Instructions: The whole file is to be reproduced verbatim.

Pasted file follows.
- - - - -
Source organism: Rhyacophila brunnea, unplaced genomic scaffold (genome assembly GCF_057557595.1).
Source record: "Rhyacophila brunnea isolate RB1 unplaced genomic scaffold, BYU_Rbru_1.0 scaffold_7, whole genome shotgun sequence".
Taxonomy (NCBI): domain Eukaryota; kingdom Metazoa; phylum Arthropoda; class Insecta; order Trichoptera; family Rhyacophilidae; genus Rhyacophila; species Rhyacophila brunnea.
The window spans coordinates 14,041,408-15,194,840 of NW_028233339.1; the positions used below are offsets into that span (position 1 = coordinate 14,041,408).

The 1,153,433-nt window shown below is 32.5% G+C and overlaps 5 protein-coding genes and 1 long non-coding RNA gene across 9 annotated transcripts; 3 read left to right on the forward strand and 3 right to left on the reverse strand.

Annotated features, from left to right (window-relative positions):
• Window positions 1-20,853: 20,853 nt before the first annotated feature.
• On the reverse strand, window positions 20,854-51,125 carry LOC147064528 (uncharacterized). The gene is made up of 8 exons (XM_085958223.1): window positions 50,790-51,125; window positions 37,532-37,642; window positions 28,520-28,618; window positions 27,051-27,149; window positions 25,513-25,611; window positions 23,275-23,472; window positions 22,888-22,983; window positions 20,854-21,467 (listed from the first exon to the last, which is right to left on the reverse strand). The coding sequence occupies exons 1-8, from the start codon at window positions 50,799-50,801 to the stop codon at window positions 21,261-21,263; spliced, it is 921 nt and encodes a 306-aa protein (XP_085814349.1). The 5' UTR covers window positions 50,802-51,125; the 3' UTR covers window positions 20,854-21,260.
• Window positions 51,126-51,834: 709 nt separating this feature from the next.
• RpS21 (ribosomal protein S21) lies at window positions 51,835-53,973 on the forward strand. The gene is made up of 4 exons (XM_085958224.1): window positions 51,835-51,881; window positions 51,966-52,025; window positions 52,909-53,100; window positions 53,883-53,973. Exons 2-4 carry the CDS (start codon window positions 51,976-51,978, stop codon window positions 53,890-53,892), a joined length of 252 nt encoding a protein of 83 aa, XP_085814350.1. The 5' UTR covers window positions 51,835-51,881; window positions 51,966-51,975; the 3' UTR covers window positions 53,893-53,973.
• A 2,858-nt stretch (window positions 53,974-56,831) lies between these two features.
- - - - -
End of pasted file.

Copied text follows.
Source organism: Rhyacophila brunnea, unplaced genomic scaffold (genome assembly GCF_057557595.1).
Source record: "Rhyacophila brunnea isolate RB1 unplaced genomic scaffold, BYU_Rbru_1.0 scaffold_7, whole genome shotgun sequence".
Taxonomy (NCBI): domain Eukaryota; kingdom Metazoa; phylum Arthropoda; class Insecta; order Trichoptera; family Rhyacophilidae; genus Rhyacophila; species Rhyacophila brunnea.
The window spans coordinates 14,041,408-15,194,840 of NW_028233339.1; the positions used below are offsets into that span (position 1 = coordinate 14,041,408).

The 1,153,433-nt window shown below is 32.5% G+C and overlaps 5 protein-coding genes and 1 long non-coding RNA gene across 9 annotated transcripts; 3 read left to right on the forward strand and 3 right to left on the reverse strand.

Annotated features, from left to right (window-relative positions):
• Window positions 1-20,853: 20,853 nt before the first annotated feature.
• On the reverse strand, window positions 20,854-51,125 carry LOC147064528 (uncharacterized). The gene is made up of 8 exons (XM_085958223.1): window positions 50,790-51,125; window positions 37,532-37,642; window positions 28,520-28,618; window positions 27,051-27,149; window positions 25,513-25,611; window positions 23,275-23,472; window positions 22,888-22,983; window positions 20,854-21,467 (listed from the first exon to the last, which is right to left on the reverse strand). The coding sequence occupies exons 1-8, from the start codon at window positions 50,799-50,801 to the stop codon at window positions 21,261-21,263; spliced, it is 921 nt and encodes a 306-aa protein (XP_085814349.1). The 5' UTR covers window positions 50,802-51,125; the 3' UTR covers window positions 20,854-21,260.
• Window positions 51,126-51,834: 709 nt separating this feature from the next.
• RpS21 (ribosomal protein S21) lies at window positions 51,835-53,973 on the forward strand. The gene is made up of 4 exons (XM_085958224.1): window positions 51,835-51,881; window positions 51,966-52,025; window positions 52,909-53,100; window positions 53,883-53,973. Exons 2-4 carry the CDS (start codon window positions 51,976-51,978, stop codon window positions 53,890-53,892), a joined length of 252 nt encoding a protein of 83 aa, XP_085814350.1. The 5' UTR covers window positions 51,835-51,881; window positions 51,966-51,975; the 3' UTR covers window positions 53,893-53,973.
• A 2,858-nt stretch (window positions 53,974-56,831) lies between these two features.